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The Neuroscience of Mobile App Engagement

My old pal Dylan Tweney @Dylan20 at VentureBeat wrote this fun article about Why Instagram is Worth 1 Billion and Your Startup Isnt.


The crux of the article is that Instagram fits my neuroscience model for user engagement. This is based on the observation that the Limbic System is primarily focused on three “threads” that run continuously in the background:

  • 1) Can I Eat This?
  • 2) Will this Eat Me? and
  • 3) Can I reproduce with this?

These threads come on line at different stages of human development.

Can I eat this comes first… a newborn baby doesnt even have much of this, except for maybe the ability to nurse. But soon this thread kicks into gear and babies crawl around like mad stuffing things into their mouths.

Will it eat me (The threat processing thread) comes online next, but it’s highly dependent on a maternal threat coprocessor and the user interface is the mom’s face. If mom looks scared, watch out, otherwise everything is ok. Babies dont have enough hardware to recognize and process threats. If you watch TV this is recapitulated in the “reaction shot” where a car blows up and the camera does a close shot of Farrah Fawcett’s face looking all shocked. (1970s Charlie’s Angels reference)

The reproductive thread doesnt spin up until puberty.

It turns out that there’s also a subthread in high-investment mammals which is the “it’s cute so I should protect it” thread, which is primarily about defending the young. This thread seems to show up weirdly early, which perhaps is related to siblings protecting each other.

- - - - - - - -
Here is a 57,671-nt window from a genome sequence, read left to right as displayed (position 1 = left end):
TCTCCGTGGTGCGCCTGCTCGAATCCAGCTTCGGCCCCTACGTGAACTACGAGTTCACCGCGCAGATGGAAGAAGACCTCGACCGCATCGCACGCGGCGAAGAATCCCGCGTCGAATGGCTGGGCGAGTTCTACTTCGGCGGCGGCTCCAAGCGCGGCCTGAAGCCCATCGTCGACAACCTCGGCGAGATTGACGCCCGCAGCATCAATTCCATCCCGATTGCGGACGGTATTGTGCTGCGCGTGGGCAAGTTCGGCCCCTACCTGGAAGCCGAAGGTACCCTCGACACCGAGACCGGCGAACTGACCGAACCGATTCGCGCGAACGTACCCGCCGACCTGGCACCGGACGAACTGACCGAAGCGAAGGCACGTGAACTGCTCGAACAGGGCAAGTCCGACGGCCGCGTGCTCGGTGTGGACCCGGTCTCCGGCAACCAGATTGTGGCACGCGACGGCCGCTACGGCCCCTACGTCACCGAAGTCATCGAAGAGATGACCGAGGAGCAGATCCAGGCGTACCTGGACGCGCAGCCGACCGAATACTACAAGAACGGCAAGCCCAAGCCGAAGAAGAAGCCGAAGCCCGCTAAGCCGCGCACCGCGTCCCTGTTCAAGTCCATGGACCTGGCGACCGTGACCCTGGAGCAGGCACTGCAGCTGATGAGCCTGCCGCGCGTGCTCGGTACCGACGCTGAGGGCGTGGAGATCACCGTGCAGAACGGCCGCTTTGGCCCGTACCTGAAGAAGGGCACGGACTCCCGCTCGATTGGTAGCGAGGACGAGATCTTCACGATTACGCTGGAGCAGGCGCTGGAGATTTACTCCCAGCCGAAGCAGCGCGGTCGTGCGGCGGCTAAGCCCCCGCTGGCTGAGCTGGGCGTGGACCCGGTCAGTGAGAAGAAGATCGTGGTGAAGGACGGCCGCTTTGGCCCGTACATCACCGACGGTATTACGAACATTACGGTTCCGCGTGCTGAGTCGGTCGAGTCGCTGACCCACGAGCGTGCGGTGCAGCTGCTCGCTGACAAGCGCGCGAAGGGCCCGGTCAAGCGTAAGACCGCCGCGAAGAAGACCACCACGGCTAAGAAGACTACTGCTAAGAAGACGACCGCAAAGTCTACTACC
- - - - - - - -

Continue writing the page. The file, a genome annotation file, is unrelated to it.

Social impulses are built on top of this limbic system “platform”, in the sense that the “village” of your social network (in the Robin Dunbar sense) is what provides you with nutrition, protection and even a supply of reproductive partners.

How does this relate to the world of Mobile Apps? Exactly as Dylan perceives in this article… the highest engagement apps appeal to the lizard brain. The limbic system sits very close to the hindbrain and spine and is the big driver of action.

The other day someone tweeted “Why does California spend N Billion dollars on prisons and so much less on Schools?” What they might not realize is that the neocortex (responsible for things like thinking) is about the thickness of six playing cards stacked on top of each other, and that the word cortex means “bark” which kind of shows you how thin it is.

This kind of deep engagement shows up in applications like Pinterest. For example my Pinterest board is filled with good things to eat. I independently discovered the “cuteness” thread because I was searching for a broccoli recipe and a bunny rabbit named “broccoli” showed up. Since then pictures of cute animals have been replicating on my pinboard like umm… rabbits I guess.

In any event, this is my neuroscientific analysis of user engagement in mobile applications. Thanks for reading.

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